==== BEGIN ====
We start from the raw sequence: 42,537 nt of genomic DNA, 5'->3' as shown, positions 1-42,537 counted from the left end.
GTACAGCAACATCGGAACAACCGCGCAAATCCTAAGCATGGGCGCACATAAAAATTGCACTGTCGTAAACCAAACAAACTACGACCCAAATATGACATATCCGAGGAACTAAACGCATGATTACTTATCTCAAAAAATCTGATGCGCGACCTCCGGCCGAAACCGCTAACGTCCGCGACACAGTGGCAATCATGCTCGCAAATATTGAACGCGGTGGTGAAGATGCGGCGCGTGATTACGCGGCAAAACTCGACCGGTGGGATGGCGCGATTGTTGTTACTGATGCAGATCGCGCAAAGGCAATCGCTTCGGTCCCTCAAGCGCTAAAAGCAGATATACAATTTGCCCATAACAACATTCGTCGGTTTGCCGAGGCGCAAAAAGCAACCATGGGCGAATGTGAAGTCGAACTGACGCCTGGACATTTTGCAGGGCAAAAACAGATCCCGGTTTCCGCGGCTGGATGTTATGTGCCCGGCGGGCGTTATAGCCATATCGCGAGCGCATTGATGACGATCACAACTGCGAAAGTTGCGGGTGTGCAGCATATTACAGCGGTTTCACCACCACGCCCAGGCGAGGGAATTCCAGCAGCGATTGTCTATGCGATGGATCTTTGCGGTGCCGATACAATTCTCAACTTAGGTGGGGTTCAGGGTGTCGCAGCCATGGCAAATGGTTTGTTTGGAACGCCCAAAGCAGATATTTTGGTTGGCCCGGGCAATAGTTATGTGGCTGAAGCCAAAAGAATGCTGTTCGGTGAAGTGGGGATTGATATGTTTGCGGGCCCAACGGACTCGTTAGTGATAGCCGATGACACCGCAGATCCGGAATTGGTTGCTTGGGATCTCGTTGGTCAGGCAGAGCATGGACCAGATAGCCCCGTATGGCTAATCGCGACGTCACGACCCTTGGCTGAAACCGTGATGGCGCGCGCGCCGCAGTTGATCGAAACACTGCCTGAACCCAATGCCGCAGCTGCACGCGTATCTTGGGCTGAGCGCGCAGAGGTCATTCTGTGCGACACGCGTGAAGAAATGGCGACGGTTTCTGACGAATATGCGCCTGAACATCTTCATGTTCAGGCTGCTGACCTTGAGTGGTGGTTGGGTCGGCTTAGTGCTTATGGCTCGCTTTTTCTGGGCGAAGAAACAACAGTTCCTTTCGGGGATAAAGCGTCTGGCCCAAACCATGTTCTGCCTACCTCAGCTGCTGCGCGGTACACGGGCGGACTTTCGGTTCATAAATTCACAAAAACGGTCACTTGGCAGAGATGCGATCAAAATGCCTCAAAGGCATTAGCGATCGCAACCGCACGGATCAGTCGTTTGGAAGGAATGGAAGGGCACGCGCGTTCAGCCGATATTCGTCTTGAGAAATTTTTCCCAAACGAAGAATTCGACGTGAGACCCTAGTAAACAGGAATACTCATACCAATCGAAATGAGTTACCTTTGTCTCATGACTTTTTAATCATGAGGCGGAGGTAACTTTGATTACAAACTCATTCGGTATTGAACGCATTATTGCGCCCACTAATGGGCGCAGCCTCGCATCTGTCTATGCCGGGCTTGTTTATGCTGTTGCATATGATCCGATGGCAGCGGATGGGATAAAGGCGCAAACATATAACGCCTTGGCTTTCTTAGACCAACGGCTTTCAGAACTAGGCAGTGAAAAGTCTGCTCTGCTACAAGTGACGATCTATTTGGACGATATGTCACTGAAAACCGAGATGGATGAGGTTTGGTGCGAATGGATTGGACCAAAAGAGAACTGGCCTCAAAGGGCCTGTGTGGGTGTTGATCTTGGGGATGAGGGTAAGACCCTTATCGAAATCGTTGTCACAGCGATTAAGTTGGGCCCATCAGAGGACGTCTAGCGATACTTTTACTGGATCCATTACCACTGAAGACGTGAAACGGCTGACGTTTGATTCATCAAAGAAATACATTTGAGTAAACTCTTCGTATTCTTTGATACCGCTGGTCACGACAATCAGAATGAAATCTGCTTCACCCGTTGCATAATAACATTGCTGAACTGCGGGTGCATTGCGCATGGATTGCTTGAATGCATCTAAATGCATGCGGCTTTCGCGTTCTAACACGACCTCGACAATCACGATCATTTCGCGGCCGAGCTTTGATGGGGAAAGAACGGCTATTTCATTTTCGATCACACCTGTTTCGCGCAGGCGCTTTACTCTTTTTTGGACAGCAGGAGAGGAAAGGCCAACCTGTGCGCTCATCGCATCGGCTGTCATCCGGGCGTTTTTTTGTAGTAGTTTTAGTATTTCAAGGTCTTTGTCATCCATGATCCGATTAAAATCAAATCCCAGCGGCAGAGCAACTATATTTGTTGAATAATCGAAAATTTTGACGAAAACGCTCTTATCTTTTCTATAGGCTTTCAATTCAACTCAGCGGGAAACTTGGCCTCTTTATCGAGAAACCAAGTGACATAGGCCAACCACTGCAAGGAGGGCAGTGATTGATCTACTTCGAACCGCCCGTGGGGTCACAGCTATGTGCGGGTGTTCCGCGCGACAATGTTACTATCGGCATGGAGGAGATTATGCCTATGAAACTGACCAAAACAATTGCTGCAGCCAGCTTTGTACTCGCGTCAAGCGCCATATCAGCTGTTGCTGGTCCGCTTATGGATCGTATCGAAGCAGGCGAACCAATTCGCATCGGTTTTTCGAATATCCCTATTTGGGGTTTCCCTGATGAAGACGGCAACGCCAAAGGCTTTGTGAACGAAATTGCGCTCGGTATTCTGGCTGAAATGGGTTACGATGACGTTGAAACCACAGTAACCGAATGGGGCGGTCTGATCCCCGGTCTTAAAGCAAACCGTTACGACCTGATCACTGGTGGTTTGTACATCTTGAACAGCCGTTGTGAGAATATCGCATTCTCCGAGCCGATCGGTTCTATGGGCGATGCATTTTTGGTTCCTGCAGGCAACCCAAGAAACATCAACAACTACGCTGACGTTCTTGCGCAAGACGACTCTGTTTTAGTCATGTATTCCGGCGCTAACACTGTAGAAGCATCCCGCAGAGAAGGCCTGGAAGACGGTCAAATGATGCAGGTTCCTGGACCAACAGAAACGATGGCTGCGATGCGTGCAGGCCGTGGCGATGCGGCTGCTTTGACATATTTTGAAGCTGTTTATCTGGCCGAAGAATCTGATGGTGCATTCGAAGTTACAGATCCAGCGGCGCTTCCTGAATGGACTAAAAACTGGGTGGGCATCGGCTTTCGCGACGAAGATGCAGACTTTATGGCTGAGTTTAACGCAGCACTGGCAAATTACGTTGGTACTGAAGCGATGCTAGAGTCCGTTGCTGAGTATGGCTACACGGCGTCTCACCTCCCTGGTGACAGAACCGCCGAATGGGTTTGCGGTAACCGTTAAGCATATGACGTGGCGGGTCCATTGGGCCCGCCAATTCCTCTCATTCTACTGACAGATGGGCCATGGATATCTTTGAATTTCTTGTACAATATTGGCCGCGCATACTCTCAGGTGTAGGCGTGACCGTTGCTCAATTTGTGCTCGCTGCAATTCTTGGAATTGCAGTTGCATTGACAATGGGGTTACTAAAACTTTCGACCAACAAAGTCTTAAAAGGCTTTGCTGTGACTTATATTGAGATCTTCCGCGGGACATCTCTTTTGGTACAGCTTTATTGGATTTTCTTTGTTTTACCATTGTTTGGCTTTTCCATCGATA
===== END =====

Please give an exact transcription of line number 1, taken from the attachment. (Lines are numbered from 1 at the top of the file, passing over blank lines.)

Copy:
We start from the raw sequence: 42,537 nt of genomic DNA, 5'->3' as shown, positions 1-42,537 counted from the left end.